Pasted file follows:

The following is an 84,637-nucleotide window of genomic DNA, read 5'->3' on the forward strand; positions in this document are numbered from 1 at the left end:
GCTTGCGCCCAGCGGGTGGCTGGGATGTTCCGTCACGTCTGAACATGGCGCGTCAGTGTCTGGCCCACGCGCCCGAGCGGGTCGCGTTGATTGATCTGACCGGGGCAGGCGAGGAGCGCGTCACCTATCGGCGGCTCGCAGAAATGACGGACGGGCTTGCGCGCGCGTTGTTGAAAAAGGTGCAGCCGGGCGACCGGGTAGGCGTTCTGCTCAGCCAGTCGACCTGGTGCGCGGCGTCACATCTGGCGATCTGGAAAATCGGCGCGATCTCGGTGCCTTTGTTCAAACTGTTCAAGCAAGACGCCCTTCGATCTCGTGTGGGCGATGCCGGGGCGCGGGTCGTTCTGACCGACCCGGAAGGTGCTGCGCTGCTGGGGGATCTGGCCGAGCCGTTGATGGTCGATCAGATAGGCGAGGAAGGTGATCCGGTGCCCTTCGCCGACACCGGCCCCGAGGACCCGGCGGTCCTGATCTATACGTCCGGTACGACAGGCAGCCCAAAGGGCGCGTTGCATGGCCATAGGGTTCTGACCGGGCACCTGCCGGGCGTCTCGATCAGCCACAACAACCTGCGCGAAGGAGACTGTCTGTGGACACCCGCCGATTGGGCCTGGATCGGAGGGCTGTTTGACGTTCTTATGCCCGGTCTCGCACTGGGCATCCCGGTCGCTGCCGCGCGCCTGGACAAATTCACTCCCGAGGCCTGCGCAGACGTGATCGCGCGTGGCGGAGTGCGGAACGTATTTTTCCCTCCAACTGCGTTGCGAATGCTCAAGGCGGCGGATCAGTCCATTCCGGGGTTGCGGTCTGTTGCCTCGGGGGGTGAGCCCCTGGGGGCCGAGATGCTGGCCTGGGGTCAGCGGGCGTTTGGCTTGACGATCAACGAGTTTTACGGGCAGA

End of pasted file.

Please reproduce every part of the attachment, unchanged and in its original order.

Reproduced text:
The following is an 84,637-nucleotide window of genomic DNA, read 5'->3' on the forward strand; positions in this document are numbered from 1 at the left end:
GCTTGCGCCCAGCGGGTGGCTGGGATGTTCCGTCACGTCTGAACATGGCGCGTCAGTGTCTGGCCCACGCGCCCGAGCGGGTCGCGTTGATTGATCTGACCGGGGCAGGCGAGGAGCGCGTCACCTATCGGCGGCTCGCAGAAATGACGGACGGGCTTGCGCGCGCGTTGTTGAAAAAGGTGCAGCCGGGCGACCGGGTAGGCGTTCTGCTCAGCCAGTCGACCTGGTGCGCGGCGTCACATCTGGCGATCTGGAAAATCGGCGCGATCTCGGTGCCTTTGTTCAAACTGTTCAAGCAAGACGCCCTTCGATCTCGTGTGGGCGATGCCGGGGCGCGGGTCGTTCTGACCGACCCGGAAGGTGCTGCGCTGCTGGGGGATCTGGCCGAGCCGTTGATGGTCGATCAGATAGGCGAGGAAGGTGATCCGGTGCCCTTCGCCGACACCGGCCCCGAGGACCCGGCGGTCCTGATCTATACGTCCGGTACGACAGGCAGCCCAAAGGGCGCGTTGCATGGCCATAGGGTTCTGACCGGGCACCTGCCGGGCGTCTCGATCAGCCACAACAACCTGCGCGAAGGAGACTGTCTGTGGACACCCGCCGATTGGGCCTGGATCGGAGGGCTGTTTGACGTTCTTATGCCCGGTCTCGCACTGGGCATCCCGGTCGCTGCCGCGCGCCTGGACAAATTCACTCCCGAGGCCTGCGCAGACGTGATCGCGCGTGGCGGAGTGCGGAACGTATTTTTCCCTCCAACTGCGTTGCGAATGCTCAAGGCGGCGGATCAGTCCATTCCGGGGTTGCGGTCTGTTGCCTCGGGGGGTGAGCCCCTGGGGGCCGAGATGCTGGCCTGGGGTCAGCGGGCGTTTGGCTTGACGATCAACGAGTTTTACGGGCAGA